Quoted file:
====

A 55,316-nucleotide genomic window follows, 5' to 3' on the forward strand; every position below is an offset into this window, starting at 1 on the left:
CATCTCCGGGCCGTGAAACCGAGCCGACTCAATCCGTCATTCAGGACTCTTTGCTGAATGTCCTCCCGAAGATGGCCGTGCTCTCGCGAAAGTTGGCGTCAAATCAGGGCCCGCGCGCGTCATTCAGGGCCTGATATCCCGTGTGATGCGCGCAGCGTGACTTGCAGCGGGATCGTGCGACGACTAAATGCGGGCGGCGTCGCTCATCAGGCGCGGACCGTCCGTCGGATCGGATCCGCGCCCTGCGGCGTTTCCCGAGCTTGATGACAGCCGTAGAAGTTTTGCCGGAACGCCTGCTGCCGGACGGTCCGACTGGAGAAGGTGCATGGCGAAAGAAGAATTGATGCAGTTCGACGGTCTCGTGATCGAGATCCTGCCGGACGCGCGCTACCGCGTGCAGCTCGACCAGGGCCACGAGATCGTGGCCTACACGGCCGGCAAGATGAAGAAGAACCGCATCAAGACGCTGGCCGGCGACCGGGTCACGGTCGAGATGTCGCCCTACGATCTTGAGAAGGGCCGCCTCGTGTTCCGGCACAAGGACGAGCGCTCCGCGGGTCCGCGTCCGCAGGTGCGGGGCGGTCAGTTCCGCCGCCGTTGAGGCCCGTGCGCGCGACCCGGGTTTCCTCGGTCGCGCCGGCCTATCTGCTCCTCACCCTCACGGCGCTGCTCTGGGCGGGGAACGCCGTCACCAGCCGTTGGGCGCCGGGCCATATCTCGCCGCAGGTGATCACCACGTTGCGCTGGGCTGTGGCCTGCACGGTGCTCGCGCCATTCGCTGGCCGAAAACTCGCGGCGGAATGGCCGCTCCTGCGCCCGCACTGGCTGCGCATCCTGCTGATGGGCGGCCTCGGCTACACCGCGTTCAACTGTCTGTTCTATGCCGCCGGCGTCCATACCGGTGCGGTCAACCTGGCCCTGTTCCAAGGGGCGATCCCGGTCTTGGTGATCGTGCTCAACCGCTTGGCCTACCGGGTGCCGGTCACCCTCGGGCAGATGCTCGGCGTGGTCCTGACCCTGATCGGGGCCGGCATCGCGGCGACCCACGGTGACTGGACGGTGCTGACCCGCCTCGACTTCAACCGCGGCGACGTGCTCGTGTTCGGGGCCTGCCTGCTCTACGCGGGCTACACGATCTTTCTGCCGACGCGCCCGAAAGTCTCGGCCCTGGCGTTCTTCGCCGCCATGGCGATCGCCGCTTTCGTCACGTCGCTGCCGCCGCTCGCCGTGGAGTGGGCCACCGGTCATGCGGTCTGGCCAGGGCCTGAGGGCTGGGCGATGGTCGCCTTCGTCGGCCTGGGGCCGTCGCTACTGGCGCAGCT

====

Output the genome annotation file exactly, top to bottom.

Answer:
A 55,316-nucleotide genomic window follows, 5' to 3' on the forward strand; every position below is an offset into this window, starting at 1 on the left:
CATCTCCGGGCCGTGAAACCGAGCCGACTCAATCCGTCATTCAGGACTCTTTGCTGAATGTCCTCCCGAAGATGGCCGTGCTCTCGCGAAAGTTGGCGTCAAATCAGGGCCCGCGCGCGTCATTCAGGGCCTGATATCCCGTGTGATGCGCGCAGCGTGACTTGCAGCGGGATCGTGCGACGACTAAATGCGGGCGGCGTCGCTCATCAGGCGCGGACCGTCCGTCGGATCGGATCCGCGCCCTGCGGCGTTTCCCGAGCTTGATGACAGCCGTAGAAGTTTTGCCGGAACGCCTGCTGCCGGACGGTCCGACTGGAGAAGGTGCATGGCGAAAGAAGAATTGATGCAGTTCGACGGTCTCGTGATCGAGATCCTGCCGGACGCGCGCTACCGCGTGCAGCTCGACCAGGGCCACGAGATCGTGGCCTACACGGCCGGCAAGATGAAGAAGAACCGCATCAAGACGCTGGCCGGCGACCGGGTCACGGTCGAGATGTCGCCCTACGATCTTGAGAAGGGCCGCCTCGTGTTCCGGCACAAGGACGAGCGCTCCGCGGGTCCGCGTCCGCAGGTGCGGGGCGGTCAGTTCCGCCGCCGTTGAGGCCCGTGCGCGCGACCCGGGTTTCCTCGGTCGCGCCGGCCTATCTGCTCCTCACCCTCACGGCGCTGCTCTGGGCGGGGAACGCCGTCACCAGCCGTTGGGCGCCGGGCCATATCTCGCCGCAGGTGATCACCACGTTGCGCTGGGCTGTGGCCTGCACGGTGCTCGCGCCATTCGCTGGCCGAAAACTCGCGGCGGAATGGCCGCTCCTGCGCCCGCACTGGCTGCGCATCCTGCTGATGGGCGGCCTCGGCTACACCGCGTTCAACTGTCTGTTCTATGCCGCCGGCGTCCATACCGGTGCGGTCAACCTGGCCCTGTTCCAAGGGGCGATCCCGGTCTTGGTGATCGTGCTCAACCGCTTGGCCTACCGGGTGCCGGTCACCCTCGGGCAGATGCTCGGCGTGGTCCTGACCCTGATCGGGGCCGGCATCGCGGCGACCCACGGTGACTGGACGGTGCTGACCCGCCTCGACTTCAACCGCGGCGACGTGCTCGTGTTCGGGGCCTGCCTGCTCTACGCGGGCTACACGATCTTTCTGCCGACGCGCCCGAAAGTCTCGGCCCTGGCGTTCTTCGCCGCCATGGCGATCGCCGCTTTCGTCACGTCGCTGCCGCCGCTCGCCGTGGAGTGGGCCACCGGTCATGCGGTCTGGCCAGGGCCTGAGGGCTGGGCGATGGTCGCCTTCGTCGGCCTGGGGCCGTCGCTACTGGCGCAGCT